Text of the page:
the first 4 years of college should be free here in America.are they free in any country in the wolrd?
In Finland they are! Students are also assisted financially, but obviously there is a catch.
1) The universities are quite difficult to get into. Whilst in UK I only posted my (equivilant of) A-level/high school final exam results, along with an application, in Finland you'd have to go through entry exams, IF your grades are good enough to get there. Some even have week-long (or longer!) application processes...
2) and this is because you only have the amount of places finnish economy can carry. For example, you don't need very many stage setters in a country of 5.5million, so only around 10 people get into the programme (which is only provided in one university) per year. Competition therefore is brutal. I tried to get in and after sending prework, got into the entry exam, and got dropped out after the 3rd day of the 5-day exam. Boo.
3) When you do get in, obviously you only get the financial perks if you are a finnish citizen/resident. And those perks only keep on coming if you pass enough exams/modules during the year. Otherwise, they will claim their money back. The money is sort of enough to just about scrape through if you don't live in the capital -obviously you can also take a loan, work part-time or ask help from the parents, but the balance is that if you work too many hours per month, the government aid will be cut.
And obviously you could say it's not free as it's financed by taxes. It's more of a case that the Finnish system assumes you want to go to university to be a good citizen and then provide tax income for the next generation.
Mostly the same in Turkey.
Each department of the universities and colleges accept students with different points.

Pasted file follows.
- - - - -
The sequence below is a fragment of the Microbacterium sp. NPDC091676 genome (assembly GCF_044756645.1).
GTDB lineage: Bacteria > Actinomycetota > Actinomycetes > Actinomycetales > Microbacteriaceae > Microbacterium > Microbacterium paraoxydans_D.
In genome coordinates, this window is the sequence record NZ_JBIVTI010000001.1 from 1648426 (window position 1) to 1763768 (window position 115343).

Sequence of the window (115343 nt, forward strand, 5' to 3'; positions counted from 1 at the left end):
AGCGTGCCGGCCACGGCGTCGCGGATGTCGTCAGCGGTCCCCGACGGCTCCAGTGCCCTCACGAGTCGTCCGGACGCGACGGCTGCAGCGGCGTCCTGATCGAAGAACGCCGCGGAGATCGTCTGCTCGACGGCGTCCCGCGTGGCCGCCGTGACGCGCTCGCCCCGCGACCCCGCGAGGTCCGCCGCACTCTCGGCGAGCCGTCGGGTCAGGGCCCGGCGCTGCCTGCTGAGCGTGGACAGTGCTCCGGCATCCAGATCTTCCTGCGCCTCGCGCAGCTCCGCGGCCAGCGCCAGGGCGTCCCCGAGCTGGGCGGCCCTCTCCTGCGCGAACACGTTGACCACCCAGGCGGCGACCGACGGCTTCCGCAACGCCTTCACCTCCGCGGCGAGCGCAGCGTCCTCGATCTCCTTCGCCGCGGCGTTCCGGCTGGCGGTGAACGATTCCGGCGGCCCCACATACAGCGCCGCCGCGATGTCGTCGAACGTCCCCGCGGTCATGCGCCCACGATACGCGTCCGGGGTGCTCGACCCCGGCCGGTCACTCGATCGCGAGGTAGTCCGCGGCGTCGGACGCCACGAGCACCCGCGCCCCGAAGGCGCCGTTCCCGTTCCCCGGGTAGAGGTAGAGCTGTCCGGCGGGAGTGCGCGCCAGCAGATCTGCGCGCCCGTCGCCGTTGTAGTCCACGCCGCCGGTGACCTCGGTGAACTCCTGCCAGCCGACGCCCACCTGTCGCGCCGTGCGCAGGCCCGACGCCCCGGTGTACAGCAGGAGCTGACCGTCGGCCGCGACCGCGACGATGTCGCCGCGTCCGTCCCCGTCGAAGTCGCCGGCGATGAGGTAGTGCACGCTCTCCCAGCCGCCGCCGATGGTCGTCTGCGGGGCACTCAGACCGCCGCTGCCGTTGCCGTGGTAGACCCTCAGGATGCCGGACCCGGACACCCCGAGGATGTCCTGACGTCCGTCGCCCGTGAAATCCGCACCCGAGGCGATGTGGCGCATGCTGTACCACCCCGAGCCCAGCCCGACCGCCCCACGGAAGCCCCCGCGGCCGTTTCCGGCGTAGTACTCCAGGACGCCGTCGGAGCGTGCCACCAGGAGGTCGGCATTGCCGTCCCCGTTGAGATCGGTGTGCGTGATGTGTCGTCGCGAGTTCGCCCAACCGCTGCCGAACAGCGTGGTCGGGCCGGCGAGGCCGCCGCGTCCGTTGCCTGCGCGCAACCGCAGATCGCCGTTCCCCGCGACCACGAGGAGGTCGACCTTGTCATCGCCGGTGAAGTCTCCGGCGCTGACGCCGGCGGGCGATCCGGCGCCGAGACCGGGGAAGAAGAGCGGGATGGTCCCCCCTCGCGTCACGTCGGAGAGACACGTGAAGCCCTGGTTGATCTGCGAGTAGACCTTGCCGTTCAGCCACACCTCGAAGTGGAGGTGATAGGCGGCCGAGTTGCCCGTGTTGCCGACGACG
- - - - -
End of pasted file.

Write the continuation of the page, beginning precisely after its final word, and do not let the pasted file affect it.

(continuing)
For example if you are to study meds, You should get a high score in the numerical test(which includes maths, chemistry, biology, physics questions and sections). And if you are to study literature you should make a high score in the verbal test(which includes grammar, literature, foreign language, etc.), and if you are to study in a social science involved department such as law or internationalrelations, economy etc, you should get a score in a test which includes history, law, general knowledge, etc.
And teachers colleges usually accept students with a high score in the combination of these tests.
After getting registered to one of these departments, there are two options: morning education, evening education.
Some people want to work afternoon, they choose morning classes. The fee for the morning classes is a little bit lower than the evening classes(because i guess it requires the professors work overtime). For example my brother takes morning classes, his fee is something like: 100 $. But he takes a state scholarship, 150 $ each month. So he pays it himself without getting trouble.
Mine used to be around 200 $ because i took evening classes. I could not get a state scholarship, so instead i used to get education credit from a national bank, around 150 $ per month. So now i pay it by installments which bites me in the ass.